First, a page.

Skip to main content
If you click on a link and make a purchase we may receive a small commission. Read our editorial policy.

Bringing non-endemic brands to esports... and keeping them

At Esports BAR Miami, Christopher 'Monte Cristo' Mykles shared how brands can make their way into esports

Overwatch League broadcaster Christopher 'MonteCristo' Mykles has been a part of the esports scene since well before brands got involved. And now that they're here, he wants to make sure they don't leave.

At Esports BAR Miami, Mykles took the stage to deliver an opening keynote directed at non-endemic brands and the esports franchises working with them, offering advice on how they can make their activations succeed. He began by highlighting ways successful non-endemics have made their way into popular esports leagues, a movement he's seen grow considerably over his 15 years in the industry.

Mykles showed clips of the Korean OnGameNet StarLeague, which broadcast StarCraft on TV throughout the 2000s. Because it was one of the earliest esports leagues to appear on TV with major production value behind it, it also was one of the first places non-endemic brands began to gain a foothold. For example, the 2010 Korean Air StarLeague finals included players making entrances out of planes, maintenance cranes, and the entire event taking place in an aircraft hangar.

Watch on YouTube

"Anyone who knows the history of esports remembers this moment," Mykles said. "This is one of the most iconic sponsorships we've had in this space, and one that in terms of scale or spectacle really hasn't been eclipsed since. But it's something I think non-endemic brands should keep in mind, because I'm still here and still talking to you about this ten years later, and all the fans remember this moment as well."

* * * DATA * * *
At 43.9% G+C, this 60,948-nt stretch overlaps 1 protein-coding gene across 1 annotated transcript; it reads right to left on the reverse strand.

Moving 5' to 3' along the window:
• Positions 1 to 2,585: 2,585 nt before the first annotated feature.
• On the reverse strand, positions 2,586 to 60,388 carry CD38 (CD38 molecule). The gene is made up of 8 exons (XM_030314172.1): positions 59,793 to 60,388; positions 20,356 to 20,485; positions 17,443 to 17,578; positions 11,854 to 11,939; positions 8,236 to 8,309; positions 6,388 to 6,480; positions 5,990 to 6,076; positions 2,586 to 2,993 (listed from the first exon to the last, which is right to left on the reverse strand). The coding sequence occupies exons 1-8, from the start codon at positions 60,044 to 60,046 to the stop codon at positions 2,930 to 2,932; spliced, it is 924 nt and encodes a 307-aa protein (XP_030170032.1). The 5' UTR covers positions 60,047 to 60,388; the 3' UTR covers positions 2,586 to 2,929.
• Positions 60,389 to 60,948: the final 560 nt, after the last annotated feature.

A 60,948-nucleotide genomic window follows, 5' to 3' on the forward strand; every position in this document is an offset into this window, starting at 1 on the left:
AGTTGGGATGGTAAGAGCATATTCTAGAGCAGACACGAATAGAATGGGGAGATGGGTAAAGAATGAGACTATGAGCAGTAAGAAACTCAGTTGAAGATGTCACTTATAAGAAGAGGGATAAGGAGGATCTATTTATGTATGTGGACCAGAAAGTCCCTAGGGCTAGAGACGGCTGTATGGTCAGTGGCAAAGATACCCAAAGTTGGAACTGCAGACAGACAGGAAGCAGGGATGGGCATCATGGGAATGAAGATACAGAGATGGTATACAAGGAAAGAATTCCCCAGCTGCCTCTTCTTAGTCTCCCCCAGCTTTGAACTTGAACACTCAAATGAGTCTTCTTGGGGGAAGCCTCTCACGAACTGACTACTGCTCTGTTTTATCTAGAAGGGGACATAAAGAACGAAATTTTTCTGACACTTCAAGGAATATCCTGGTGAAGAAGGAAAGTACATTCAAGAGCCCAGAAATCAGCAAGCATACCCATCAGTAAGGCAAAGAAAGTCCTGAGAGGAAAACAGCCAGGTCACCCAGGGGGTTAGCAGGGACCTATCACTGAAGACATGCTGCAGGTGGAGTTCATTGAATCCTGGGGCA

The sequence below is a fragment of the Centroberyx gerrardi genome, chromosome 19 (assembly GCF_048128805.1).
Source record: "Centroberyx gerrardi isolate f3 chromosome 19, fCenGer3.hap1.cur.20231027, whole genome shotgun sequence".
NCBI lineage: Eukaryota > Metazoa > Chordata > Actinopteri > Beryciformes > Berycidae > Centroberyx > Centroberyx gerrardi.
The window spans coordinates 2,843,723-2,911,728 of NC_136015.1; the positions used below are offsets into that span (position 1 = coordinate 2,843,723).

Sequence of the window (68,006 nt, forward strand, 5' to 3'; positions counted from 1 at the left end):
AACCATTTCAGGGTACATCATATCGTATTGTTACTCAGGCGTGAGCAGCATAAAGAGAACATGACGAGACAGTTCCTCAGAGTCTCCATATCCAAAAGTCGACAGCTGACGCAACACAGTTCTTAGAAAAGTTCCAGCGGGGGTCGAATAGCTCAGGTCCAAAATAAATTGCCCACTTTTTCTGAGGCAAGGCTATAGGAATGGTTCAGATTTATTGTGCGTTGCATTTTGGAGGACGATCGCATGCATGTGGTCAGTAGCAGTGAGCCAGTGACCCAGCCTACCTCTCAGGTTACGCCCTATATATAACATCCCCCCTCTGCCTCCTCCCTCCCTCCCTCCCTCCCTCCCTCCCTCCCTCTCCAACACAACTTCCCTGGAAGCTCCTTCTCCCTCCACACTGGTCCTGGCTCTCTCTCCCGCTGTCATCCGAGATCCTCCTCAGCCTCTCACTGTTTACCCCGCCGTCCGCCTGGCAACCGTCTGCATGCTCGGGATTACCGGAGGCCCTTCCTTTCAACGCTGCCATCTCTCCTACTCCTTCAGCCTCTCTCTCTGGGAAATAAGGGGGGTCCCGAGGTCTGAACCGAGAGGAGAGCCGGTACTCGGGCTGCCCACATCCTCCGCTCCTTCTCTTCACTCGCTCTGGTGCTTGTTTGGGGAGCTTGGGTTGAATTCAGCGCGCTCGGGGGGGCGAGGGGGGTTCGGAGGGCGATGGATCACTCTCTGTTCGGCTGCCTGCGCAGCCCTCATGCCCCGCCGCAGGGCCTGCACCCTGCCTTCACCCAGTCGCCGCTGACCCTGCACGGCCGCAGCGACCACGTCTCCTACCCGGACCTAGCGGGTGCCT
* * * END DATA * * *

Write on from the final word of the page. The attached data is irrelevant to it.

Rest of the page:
What Korean Air did in 2010 is, he continued, is an effective use of one type of sponsorship opportunity: naming rights. Although tournament naming rights aren't done quite as often anymore, esports continues to learn from traditional sports by using segment naming rights, such as for half-time shows.

"Not enough brands take advantage of the fact that they can custom-create their own content as part of a broader partnership with a league"

Another naming rights example Mykles suggested that comes up frequently is that of awards, such as those given to a "player of the match." In some cases, that can be a recurring segment every tournament or match, or it can look more like the Overwatch League's MVP award, which is sponsored by T-Mobile and has made use of branded hashtags to get players to vote for their favorite player using the brand's name.

Some companies, for one reason or another, struggle to get into the broadcast space itself and have to do something else, like "shoulder content." Mykles' example here is Bud Light, which deals with restrictions on advertising to audiences under 21. To counter this, Bud Light made its own branded match commentary show on its own Twitch channel that uses Overwatch League broadcasters and takes place in the Overwatch League studio.